“This will not be a short-term response based on reports of damage,” FEMA Administrator Craig Fugate said in a press briefing on October 1. “Our focus is on life safety, life sustainment and getting resources in there to support the governor and his team.”

While miles separate Samoa from its disaster resources, in Indonesia much shorter but equally frustratingly gaps left by crumbled roads and broken bridges kept aid away—including much-needed earth moving equipment that could have freed survivors. As of Tuesday, human rescuers were sent home and heavy machines were limited to knocking down unstable buildings and extracting bodies from the rubble, according to an article in the New York Times.

The double whammy of distance coupled with a barrage of disasters has made responding to countries in need more difficult than ever.

“It's very hard to make decisions and commitments about your level of response without really knowing the level of the need,” Chris Webster of World Vision told AlertNet.

“When you've got multiple disasters and unclear information it's very difficult. We would love to over-respond rather than under-respond but we have finite resources so that information is vital.”

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5) Natural Hazards Center Says Goodbye to Longtime Researcher

The Natural Hazards Center will soon bid a fond farewell to Research Associate Jeannette Sutton. Sutton has spent nearly a decade at the Center, beginning her career as a graduate research assistant in 2000. After completing her sociology PhD in 2004, she continued as a member of the Center’s professional research staff. Sutton’s PhD dissertation examined therapeutic religion in the aftermath of the World Trade Center attack. Her recent work has focused on the use of social media in disaster, an area she will continue to explore as an independent researcher and blogger. Good luck, Jeannette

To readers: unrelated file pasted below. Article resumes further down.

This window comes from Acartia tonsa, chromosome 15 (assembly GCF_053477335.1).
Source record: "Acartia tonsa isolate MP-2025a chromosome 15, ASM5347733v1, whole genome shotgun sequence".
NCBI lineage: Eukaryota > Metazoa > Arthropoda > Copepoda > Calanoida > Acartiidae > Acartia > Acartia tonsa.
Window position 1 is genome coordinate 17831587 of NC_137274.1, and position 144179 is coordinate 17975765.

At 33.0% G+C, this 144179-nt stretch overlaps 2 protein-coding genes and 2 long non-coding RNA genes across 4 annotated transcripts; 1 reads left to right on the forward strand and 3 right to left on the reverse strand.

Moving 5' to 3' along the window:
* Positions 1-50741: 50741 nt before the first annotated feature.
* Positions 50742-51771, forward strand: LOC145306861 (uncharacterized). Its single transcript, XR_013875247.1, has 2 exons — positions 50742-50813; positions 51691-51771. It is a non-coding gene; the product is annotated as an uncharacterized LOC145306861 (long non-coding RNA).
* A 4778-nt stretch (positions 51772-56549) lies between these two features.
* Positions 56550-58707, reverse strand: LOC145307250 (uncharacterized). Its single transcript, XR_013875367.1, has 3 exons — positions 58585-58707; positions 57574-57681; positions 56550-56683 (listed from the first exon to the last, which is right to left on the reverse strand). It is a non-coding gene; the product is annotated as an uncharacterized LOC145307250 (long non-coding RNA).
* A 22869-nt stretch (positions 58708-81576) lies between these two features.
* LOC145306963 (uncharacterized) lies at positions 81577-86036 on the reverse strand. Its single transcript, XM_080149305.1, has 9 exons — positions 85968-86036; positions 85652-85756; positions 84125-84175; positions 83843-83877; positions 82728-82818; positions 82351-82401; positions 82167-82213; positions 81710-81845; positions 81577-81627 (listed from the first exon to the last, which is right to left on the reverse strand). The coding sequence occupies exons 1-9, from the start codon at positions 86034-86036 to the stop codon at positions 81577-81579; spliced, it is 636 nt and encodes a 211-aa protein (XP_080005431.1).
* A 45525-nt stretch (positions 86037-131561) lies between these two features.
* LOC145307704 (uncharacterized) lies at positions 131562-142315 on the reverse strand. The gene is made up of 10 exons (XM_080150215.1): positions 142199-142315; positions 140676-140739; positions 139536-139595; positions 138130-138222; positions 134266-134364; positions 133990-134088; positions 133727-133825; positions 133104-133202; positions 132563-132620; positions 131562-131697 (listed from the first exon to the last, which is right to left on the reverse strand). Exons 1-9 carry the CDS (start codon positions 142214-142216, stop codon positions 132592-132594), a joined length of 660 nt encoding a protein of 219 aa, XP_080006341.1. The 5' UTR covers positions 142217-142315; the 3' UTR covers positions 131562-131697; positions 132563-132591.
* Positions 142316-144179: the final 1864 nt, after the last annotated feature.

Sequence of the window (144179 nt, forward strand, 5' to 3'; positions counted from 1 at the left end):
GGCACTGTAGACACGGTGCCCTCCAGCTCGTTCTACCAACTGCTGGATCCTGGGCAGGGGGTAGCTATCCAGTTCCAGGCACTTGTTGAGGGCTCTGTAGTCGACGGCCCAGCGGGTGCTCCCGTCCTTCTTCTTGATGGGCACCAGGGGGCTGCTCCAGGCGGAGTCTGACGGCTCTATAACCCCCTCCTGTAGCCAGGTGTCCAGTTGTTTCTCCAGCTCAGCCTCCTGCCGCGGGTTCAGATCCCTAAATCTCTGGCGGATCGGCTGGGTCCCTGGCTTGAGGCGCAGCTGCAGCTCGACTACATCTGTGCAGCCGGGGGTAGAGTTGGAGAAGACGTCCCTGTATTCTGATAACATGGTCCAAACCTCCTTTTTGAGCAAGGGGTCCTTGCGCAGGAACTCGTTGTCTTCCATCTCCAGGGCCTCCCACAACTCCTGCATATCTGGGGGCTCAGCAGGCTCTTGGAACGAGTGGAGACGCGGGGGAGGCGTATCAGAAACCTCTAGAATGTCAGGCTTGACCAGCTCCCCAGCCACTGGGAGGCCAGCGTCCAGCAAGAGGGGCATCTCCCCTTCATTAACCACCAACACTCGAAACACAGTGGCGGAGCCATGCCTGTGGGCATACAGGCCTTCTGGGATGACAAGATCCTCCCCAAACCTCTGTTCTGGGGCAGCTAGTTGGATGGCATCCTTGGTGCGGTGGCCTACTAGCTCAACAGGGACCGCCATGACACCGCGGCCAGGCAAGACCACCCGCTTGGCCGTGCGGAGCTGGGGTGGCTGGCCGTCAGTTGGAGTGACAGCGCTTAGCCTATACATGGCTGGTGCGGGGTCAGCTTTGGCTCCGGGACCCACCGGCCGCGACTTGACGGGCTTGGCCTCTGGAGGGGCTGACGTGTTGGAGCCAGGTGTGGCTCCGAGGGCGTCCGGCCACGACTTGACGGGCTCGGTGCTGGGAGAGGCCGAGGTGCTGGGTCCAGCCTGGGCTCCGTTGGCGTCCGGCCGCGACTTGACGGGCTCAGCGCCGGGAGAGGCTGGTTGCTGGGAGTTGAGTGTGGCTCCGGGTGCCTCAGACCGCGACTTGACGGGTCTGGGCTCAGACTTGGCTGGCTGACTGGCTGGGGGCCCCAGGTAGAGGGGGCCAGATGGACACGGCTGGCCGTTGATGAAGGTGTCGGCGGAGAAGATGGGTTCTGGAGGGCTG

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6) Call Outs: Calls for Papers, Abstracts, Proposals, and More

Call for Presenters
34th Annual Conference: Building Blocks of Floodplain Management
Association of State Floodplain Managers
Deadline: October 31, 2009
The Association of State Floodplain Managers is seeking a broad range of professionals to serve as concurrent session presenters at its annual conference in Oklahoma City, May 16-21 . Presentations will address reducing flood damage and risk, making communities more sustainable, and managing floodplains and natural resources. Proposals can be submitted online at the Conference Web site.

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Call for Abstracts
Human Dimensions of Wildland Fire Conference
International Association of Wildland Fire
Deadline: December 1, 2009
The International Association of Wildland Fire is accepting abstracts for its Second Human Dimensions of Wildland Fire Conference to be held in San Antonio, Texas, April 26-29. The conference will explore the social aspects of fire management, including attitudes about protection and mitigation programs, fire communication and education, social and economic impacts of fire and fire suppression, and public response during fire. More information on conference topics and submissions can be found at the IAWF Web site.

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7) Some New Web Resources